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There is no need to do eveything at once, or maybe at all. What is the use of the car? I think driving a car with a sliced top is kind of extreme, but that is unfortunately an expensive repair. You can drive a car for a LONG time with "worn" synchros with careful driving and slow shifting. A good detail and the paint is good for a while even of not show quality. As to the interior, how bad is it? Depending of the materials are really ripped or just worn, you may be able to respray the vinyl and it will look quite nice. Or seat covers are an option, or if the seats are really shot then that would be one place to spend dollars. As to the suspension, what is worn? You could probably pick and chose here too. And all the while enjoy driving the car!
 

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Drive a Miata for a week or so then decide. Life is more than a calculation if it wasn't we wouldn't have Alfas and all be driving rice burners.
 

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12 months ago I paid A$10k for a straight '83 Spider with average paint, a tired interior, shot rubber everywhere (original eng mounts and suspension) and an air-con that didn't work - it did have a new top. For an unmolested, straight car the $10k was excellent value here. So far I've clocked up more skinned knuckles than miles and a parts bill that runs into several thousand ...and enjoyed every minute of it. You guys don't know how lucky you are with an ample supply of cars so cheaply available and plenty of "local" parts suppliers. It doesn't matter if you or the next owner spends the money, the car surviving is the important thing.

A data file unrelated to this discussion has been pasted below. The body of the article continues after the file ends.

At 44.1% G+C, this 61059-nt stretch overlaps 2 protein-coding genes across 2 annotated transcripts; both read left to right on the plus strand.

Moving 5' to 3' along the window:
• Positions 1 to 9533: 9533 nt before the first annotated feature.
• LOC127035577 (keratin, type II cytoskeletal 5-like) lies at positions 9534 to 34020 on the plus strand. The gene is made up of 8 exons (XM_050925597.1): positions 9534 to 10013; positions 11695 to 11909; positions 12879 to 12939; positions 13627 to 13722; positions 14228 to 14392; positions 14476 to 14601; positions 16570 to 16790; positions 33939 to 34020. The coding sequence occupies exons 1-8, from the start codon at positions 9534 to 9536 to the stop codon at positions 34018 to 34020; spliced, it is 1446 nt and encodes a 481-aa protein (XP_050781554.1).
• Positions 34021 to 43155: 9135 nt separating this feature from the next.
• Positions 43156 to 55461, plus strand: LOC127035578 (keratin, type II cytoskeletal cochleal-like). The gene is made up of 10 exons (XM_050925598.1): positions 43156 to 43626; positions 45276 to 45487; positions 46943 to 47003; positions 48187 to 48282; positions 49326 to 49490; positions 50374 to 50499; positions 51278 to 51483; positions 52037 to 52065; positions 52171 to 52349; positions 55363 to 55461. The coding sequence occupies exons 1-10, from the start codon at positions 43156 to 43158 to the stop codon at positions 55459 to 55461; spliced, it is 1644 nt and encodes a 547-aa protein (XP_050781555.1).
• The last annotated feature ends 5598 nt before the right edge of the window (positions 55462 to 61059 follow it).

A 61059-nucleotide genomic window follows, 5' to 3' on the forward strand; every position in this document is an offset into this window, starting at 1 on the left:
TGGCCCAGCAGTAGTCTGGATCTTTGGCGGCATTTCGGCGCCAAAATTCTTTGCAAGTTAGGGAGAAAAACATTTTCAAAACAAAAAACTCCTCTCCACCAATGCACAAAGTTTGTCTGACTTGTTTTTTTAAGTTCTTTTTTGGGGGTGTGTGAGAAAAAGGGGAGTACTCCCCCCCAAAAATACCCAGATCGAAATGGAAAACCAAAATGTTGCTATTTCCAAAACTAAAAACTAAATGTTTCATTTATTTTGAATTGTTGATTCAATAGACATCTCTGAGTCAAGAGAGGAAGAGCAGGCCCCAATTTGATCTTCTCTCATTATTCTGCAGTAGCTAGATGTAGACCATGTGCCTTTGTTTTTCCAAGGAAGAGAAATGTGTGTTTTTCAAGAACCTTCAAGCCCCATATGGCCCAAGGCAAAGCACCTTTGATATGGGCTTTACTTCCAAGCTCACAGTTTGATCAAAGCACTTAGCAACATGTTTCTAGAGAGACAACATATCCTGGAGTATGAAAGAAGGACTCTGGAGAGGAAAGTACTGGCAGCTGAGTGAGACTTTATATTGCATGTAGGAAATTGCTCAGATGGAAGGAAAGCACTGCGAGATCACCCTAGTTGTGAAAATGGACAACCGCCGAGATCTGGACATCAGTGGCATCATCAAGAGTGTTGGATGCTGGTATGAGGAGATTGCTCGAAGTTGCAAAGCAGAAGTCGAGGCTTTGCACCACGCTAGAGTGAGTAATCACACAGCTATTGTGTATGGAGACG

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Discussion Starter #16
I have always had some sort of convertible sports car since I started driving. My first car was a 1969 Datsun 2000. I've owned lots of British cars but had never owned an Alfa. Looking at the prices of Alfa's, I believe that they are WAY underpriced/undervalued based on their comparable British competition. I feel qualified to say this having owned TR6's, TR8's, Spitfires, Austin-Healey 3000's, etc.

So, with that in mind, I am going to slowly fix up the Alfa and will do most of the work myself...starting with the suspension. I can do most anything mechanical (body work is a different issue) so that's my plan. I think I also want another one so I am going to start looking for a super nice S4.. :D